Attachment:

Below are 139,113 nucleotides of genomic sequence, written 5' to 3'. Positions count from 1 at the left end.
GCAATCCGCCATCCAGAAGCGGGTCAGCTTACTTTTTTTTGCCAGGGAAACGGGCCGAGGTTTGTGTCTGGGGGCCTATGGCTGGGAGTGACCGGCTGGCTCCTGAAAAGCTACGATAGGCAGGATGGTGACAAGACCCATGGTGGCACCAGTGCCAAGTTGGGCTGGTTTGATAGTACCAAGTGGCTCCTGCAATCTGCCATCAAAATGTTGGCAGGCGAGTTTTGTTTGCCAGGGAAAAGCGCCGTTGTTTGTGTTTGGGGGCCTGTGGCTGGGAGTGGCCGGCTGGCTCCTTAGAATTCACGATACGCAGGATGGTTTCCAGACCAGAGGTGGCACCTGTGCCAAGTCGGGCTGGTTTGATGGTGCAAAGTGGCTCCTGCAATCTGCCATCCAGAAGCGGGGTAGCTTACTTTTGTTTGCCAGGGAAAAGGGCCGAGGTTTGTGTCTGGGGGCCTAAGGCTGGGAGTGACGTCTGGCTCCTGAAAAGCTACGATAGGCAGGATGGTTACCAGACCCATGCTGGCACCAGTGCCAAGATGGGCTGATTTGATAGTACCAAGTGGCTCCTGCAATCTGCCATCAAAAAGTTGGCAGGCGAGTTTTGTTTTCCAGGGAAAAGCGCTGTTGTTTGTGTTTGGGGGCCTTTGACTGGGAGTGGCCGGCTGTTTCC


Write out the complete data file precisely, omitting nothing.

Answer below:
Below are 139,113 nucleotides of genomic sequence, written 5' to 3'. Positions count from 1 at the left end.
GCAATCCGCCATCCAGAAGCGGGTCAGCTTACTTTTTTTTGCCAGGGAAACGGGCCGAGGTTTGTGTCTGGGGGCCTATGGCTGGGAGTGACCGGCTGGCTCCTGAAAAGCTACGATAGGCAGGATGGTGACAAGACCCATGGTGGCACCAGTGCCAAGTTGGGCTGGTTTGATAGTACCAAGTGGCTCCTGCAATCTGCCATCAAAATGTTGGCAGGCGAGTTTTGTTTGCCAGGGAAAAGCGCCGTTGTTTGTGTTTGGGGGCCTGTGGCTGGGAGTGGCCGGCTGGCTCCTTAGAATTCACGATACGCAGGATGGTTTCCAGACCAGAGGTGGCACCTGTGCCAAGTCGGGCTGGTTTGATGGTGCAAAGTGGCTCCTGCAATCTGCCATCCAGAAGCGGGGTAGCTTACTTTTGTTTGCCAGGGAAAAGGGCCGAGGTTTGTGTCTGGGGGCCTAAGGCTGGGAGTGACGTCTGGCTCCTGAAAAGCTACGATAGGCAGGATGGTTACCAGACCCATGCTGGCACCAGTGCCAAGATGGGCTGATTTGATAGTACCAAGTGGCTCCTGCAATCTGCCATCAAAAAGTTGGCAGGCGAGTTTTGTTTTCCAGGGAAAAGCGCTGTTGTTTGTGTTTGGGGGCCTTTGACTGGGAGTGGCCGGCTGTTTCC